Writer: James Reese
Publisher: William Morrow (2008)
Pages: 350 p
Bought at: Periplus Setiabudhi Bandung (IDR 35k, bargain price!)
When you read the title of this book, please don’t expect any Dracula will show up inside the story. Because this is a story about the creator of Dracula, Bram Stoker, and his encounter with the legendary serial killer, Jack the Ripper, which inspired him to write his most famous novel to date.
Bram Stoker was a good writer, surrounded by successful writer friends, but sadly never achieved the same level of success as his friends. His career was stuck as a manager in Lyceum Theater, owned by the abominable Sir Henry Irving, and literally worked like a slave there. Stoker was frustrated with his life, until one day, he met a strange and peculiar man, who was a friend of his best buddy Henry Caine (also a famous author). The mysterious man, Tumblety, showed up when there were series of murder happened in Whitechapel (the “red light district” of slum London). Stoker suspected Tumblety related to the tragedies, and he determined to solve the mystery, especially because Tumblety has made his life (and Caine’s life) miserable.
This book was written in the form of dossier – Bram Stoker’s collections of letters, journals, newspaper clippings and other documents related to the story. A bit boring in some parts, but interesting and authentic looking in others. Reese tried to portray Stoker as a dark, desperate guy with unhappy marriage and stagnant career. His encountered with Jack the Ripper (albeit fictional), was used by Reese as a focal point in Stoker’s life, his inspiration for the famous Dracula (who, think about it, has serial murder characteristics).
At first, this looked promising, a great premise, since Reese made Stoker’s character quite believable. His frustration of life, for example, that almost lead him to suicide when he was in his lowest point, was pretty convincing.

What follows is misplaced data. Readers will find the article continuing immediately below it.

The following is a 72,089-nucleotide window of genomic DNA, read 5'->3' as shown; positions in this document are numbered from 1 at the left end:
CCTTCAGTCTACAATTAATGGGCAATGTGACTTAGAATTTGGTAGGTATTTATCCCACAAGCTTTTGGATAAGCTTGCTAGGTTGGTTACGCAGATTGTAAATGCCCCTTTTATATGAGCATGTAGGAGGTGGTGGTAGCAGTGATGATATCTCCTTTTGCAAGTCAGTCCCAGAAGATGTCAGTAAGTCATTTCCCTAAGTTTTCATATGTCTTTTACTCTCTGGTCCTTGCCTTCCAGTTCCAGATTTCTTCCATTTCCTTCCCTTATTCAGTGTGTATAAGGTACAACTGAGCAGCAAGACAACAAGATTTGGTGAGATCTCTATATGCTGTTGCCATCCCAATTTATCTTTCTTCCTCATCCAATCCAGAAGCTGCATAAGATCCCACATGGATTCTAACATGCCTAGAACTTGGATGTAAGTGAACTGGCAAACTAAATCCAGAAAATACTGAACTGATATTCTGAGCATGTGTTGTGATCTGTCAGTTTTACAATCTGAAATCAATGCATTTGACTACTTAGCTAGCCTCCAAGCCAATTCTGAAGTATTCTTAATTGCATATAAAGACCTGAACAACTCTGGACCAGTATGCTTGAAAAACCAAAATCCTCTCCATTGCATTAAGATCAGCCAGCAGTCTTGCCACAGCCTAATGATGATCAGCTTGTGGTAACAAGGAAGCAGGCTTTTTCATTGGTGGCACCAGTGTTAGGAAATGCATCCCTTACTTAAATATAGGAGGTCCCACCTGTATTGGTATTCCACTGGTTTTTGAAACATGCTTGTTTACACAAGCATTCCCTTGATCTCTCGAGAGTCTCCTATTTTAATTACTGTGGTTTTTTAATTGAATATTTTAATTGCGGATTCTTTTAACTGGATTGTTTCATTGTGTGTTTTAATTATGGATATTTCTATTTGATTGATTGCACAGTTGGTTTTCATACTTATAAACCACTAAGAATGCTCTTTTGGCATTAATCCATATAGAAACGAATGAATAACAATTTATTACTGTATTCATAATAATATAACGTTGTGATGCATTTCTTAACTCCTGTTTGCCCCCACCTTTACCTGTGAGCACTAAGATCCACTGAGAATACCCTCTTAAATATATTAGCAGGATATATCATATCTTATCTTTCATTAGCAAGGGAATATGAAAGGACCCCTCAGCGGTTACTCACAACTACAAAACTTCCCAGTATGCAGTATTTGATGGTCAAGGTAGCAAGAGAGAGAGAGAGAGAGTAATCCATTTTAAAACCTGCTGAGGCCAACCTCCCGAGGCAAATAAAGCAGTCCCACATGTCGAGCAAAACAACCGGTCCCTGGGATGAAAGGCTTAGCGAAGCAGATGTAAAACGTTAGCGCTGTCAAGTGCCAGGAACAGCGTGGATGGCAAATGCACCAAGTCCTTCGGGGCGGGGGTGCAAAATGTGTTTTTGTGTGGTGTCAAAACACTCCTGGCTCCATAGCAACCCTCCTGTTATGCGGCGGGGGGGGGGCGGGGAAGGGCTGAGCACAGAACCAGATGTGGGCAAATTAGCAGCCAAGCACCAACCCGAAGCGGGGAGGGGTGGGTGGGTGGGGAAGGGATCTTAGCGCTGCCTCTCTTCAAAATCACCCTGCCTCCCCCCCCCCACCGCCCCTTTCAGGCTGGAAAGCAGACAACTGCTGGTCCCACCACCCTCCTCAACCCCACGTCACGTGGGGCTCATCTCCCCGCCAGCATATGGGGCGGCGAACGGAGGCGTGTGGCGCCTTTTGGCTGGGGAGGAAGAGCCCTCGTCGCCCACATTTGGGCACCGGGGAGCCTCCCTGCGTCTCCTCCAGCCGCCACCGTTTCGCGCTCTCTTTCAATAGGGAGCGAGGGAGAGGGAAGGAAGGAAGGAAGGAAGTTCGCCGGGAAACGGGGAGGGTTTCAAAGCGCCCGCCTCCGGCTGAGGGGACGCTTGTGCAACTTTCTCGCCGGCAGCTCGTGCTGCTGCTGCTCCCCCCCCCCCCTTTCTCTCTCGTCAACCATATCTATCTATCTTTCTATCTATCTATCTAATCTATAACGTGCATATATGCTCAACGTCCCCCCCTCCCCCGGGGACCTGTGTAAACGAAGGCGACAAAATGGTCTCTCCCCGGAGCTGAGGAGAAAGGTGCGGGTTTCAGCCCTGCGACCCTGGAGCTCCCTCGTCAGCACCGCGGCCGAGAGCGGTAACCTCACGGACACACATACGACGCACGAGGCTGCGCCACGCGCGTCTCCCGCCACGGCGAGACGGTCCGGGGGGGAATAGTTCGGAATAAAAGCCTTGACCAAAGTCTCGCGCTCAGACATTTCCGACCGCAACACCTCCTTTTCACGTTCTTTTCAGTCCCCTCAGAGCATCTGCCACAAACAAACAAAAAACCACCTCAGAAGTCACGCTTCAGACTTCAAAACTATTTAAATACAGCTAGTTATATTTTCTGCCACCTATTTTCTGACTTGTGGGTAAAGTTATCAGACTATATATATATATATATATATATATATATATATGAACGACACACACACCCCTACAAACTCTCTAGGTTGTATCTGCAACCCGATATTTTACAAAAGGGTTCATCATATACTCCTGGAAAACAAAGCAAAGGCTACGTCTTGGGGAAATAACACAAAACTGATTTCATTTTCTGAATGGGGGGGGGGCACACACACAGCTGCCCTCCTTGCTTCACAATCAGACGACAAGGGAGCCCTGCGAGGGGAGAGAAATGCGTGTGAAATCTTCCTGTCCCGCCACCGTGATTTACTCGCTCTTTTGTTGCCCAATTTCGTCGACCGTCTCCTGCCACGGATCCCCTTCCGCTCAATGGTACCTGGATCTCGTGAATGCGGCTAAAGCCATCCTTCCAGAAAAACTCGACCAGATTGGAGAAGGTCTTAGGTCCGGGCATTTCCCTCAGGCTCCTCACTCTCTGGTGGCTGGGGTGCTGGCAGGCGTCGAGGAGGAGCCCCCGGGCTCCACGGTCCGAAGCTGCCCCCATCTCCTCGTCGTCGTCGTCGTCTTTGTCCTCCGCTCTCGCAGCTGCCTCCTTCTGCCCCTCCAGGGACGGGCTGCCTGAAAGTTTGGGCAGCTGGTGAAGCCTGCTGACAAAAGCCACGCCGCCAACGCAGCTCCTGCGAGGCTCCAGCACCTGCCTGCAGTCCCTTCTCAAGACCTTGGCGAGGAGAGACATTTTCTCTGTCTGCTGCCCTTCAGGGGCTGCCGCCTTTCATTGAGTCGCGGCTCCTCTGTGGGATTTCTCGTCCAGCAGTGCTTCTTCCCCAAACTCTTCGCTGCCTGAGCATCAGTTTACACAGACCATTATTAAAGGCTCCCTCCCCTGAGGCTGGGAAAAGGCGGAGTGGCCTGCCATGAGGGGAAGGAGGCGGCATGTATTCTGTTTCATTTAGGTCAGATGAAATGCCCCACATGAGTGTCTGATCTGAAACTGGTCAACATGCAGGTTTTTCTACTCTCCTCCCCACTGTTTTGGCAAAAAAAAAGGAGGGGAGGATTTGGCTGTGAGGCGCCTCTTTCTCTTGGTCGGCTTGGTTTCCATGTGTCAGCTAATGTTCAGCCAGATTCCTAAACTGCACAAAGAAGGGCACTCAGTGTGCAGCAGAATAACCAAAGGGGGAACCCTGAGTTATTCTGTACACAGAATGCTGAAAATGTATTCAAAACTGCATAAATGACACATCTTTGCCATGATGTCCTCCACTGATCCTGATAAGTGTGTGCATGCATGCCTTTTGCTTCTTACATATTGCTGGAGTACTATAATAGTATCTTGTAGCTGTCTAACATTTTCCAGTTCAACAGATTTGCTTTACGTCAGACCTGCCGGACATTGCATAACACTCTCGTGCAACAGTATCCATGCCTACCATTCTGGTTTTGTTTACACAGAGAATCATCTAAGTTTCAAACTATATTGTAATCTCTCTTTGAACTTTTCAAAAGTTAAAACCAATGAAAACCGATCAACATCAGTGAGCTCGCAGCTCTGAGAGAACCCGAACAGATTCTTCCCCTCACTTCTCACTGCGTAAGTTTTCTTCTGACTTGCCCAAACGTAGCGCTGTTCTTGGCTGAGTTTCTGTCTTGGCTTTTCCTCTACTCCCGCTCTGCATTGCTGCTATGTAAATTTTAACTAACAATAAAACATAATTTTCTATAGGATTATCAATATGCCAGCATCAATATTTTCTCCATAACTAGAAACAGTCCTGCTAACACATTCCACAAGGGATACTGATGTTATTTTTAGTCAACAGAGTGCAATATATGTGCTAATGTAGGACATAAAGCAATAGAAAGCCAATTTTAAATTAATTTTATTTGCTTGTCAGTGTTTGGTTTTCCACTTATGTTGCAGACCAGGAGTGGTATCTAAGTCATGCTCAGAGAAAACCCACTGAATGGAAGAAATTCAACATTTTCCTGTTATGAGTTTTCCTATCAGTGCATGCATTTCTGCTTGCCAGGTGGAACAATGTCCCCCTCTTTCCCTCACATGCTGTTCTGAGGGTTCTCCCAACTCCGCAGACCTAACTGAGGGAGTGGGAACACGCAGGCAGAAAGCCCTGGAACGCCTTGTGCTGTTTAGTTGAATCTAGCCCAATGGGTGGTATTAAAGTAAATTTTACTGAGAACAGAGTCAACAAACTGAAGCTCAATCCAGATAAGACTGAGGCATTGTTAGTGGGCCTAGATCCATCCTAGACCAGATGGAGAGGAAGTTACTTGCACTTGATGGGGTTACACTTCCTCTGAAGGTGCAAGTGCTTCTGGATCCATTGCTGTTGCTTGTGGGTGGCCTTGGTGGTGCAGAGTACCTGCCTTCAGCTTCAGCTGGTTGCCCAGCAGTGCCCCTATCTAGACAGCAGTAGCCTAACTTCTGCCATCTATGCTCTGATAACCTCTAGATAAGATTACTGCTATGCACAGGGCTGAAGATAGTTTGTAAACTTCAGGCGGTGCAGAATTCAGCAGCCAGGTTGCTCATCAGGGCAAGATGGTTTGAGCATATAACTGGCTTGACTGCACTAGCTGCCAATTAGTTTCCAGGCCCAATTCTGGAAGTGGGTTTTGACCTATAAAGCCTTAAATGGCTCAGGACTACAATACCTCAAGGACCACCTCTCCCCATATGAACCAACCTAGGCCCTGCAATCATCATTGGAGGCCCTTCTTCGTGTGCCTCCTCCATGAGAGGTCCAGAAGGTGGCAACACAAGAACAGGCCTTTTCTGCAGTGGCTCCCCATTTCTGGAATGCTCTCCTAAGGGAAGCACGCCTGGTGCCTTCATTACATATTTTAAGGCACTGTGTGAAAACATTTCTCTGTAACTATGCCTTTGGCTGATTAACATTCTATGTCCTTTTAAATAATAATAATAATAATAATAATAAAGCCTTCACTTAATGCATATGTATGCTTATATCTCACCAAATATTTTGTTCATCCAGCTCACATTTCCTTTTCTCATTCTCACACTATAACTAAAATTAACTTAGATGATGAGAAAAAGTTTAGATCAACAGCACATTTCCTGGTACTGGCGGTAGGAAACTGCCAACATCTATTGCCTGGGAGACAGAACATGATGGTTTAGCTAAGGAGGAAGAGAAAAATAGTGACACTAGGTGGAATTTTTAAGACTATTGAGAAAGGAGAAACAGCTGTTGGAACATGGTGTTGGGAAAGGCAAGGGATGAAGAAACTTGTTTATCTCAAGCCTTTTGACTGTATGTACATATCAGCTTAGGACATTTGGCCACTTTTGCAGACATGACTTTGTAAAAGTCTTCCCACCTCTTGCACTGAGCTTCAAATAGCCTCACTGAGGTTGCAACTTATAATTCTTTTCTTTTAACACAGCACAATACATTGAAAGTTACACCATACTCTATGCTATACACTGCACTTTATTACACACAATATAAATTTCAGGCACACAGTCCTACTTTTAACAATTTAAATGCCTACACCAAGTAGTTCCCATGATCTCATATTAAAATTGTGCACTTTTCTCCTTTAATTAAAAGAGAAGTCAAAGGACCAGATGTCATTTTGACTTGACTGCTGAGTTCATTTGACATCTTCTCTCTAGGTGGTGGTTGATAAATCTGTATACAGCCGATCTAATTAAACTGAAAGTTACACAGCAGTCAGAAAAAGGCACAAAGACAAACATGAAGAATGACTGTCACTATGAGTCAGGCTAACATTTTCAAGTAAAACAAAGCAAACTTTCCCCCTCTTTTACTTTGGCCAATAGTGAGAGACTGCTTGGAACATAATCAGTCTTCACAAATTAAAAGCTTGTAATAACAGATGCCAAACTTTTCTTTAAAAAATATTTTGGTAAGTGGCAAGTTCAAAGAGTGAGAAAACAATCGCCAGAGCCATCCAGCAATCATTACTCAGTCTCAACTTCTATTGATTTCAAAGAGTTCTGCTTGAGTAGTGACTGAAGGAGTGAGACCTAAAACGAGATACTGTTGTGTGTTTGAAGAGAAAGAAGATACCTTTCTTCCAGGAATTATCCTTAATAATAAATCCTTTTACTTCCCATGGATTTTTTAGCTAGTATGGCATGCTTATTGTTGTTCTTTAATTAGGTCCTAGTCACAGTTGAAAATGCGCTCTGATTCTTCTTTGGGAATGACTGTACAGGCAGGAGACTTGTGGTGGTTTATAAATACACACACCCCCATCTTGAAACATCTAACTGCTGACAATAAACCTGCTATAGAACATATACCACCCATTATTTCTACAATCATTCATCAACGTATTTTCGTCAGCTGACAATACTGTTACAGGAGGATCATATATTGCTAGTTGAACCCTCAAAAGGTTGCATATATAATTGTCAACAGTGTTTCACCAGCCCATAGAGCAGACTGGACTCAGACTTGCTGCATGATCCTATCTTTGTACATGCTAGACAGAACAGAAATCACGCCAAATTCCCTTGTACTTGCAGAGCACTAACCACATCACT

Those dank cellars to which the mind and soul do sometimes descend
… is how he described his situation in his letter to Caine.
But when Reese played with supernatural issues – Egyptian secret ceremony, demon and devil possessions, that’s when he lost me. Why? Why can’t he made the story like an old plain historical fiction with some juicy mysteries? I can’t help but to compare this book with The Sherlockian, which, by the way, also has Stoker as the sidekick of Conan Doyle. They both have famous and legendary authors as the main characters, with murder mystery as the setting, but…totally have different take.
Why the supernatural stuff? That’s the question that I kept on asking while reading the rest of the book. I was a bit disappointed with how the story unfolded. Although I would still recommend this book to any mystery/historical fiction/Bram Stoker fans out there, I will need to warn them not to put their expectation too high on this one.
In the end, Dracula is the only thing mattered if you mention Bram Stoker’s name. Sadly, this book can not prove otherwise.
Some sources mentioned that Bram Stoker actually got the idea to write Dracula from the character of Henry Irving, who was his boss for quite a long time in Lyceum Theater. Stoker had a fairly complicated relationship with Sir Henry, and this is one thing that Reese can capture well in Dracula Dossier.